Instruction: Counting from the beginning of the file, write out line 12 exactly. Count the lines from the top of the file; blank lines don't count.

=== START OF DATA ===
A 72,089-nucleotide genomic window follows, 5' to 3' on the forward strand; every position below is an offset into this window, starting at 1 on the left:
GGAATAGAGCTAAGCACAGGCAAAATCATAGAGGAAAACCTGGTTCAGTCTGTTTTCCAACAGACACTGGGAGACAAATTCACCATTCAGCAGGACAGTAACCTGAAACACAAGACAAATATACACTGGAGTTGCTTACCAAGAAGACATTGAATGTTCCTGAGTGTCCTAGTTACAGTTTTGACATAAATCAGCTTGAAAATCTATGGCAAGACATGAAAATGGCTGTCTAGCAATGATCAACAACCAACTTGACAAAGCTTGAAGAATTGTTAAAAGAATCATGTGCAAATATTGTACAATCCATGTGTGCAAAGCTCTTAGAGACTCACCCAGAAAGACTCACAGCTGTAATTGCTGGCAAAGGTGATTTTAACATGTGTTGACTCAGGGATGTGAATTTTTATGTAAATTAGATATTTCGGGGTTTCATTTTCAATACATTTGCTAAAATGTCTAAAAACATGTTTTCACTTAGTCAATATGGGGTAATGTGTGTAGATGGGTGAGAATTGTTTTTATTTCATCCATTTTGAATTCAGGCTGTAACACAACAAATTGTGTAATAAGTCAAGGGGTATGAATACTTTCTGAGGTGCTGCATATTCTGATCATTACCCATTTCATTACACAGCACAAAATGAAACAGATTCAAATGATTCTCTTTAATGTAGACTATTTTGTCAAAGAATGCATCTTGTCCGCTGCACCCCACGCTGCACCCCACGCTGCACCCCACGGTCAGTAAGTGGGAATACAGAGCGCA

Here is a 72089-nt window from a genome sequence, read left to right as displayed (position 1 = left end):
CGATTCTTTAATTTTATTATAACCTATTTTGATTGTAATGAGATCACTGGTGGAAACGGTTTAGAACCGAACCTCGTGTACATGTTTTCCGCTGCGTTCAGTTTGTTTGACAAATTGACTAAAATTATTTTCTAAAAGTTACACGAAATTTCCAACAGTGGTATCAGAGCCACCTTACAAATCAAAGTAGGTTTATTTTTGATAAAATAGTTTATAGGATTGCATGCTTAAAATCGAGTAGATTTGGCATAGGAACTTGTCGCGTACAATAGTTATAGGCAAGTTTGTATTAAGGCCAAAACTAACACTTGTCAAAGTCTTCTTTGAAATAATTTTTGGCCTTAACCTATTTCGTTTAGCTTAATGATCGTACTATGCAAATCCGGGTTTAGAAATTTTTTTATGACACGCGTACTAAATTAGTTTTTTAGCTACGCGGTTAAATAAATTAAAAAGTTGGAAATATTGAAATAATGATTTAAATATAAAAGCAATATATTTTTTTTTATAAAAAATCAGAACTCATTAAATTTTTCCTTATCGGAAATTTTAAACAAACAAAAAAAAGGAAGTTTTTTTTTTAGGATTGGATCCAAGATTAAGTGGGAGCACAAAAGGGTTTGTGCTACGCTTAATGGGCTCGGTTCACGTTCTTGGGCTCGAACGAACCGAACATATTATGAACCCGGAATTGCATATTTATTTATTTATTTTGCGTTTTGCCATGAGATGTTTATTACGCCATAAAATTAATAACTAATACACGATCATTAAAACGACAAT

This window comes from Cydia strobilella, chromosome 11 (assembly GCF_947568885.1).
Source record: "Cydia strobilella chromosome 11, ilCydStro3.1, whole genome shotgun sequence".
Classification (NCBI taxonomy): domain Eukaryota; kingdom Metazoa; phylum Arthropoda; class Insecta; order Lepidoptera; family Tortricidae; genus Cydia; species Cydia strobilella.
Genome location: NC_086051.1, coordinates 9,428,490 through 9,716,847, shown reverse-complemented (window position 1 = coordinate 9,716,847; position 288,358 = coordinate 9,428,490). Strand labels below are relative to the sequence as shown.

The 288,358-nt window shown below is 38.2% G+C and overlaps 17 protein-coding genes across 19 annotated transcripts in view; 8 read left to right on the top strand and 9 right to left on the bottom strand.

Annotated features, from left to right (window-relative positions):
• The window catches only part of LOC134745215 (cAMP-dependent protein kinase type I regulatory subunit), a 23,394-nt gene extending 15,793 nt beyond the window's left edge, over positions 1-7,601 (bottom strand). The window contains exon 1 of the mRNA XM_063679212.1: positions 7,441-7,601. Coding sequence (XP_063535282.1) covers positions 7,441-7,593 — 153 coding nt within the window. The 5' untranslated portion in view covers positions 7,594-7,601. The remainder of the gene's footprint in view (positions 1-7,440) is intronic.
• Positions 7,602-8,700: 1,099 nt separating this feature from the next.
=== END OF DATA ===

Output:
• Positions 7,602-8,700: 1,099 nt separating this feature from the next.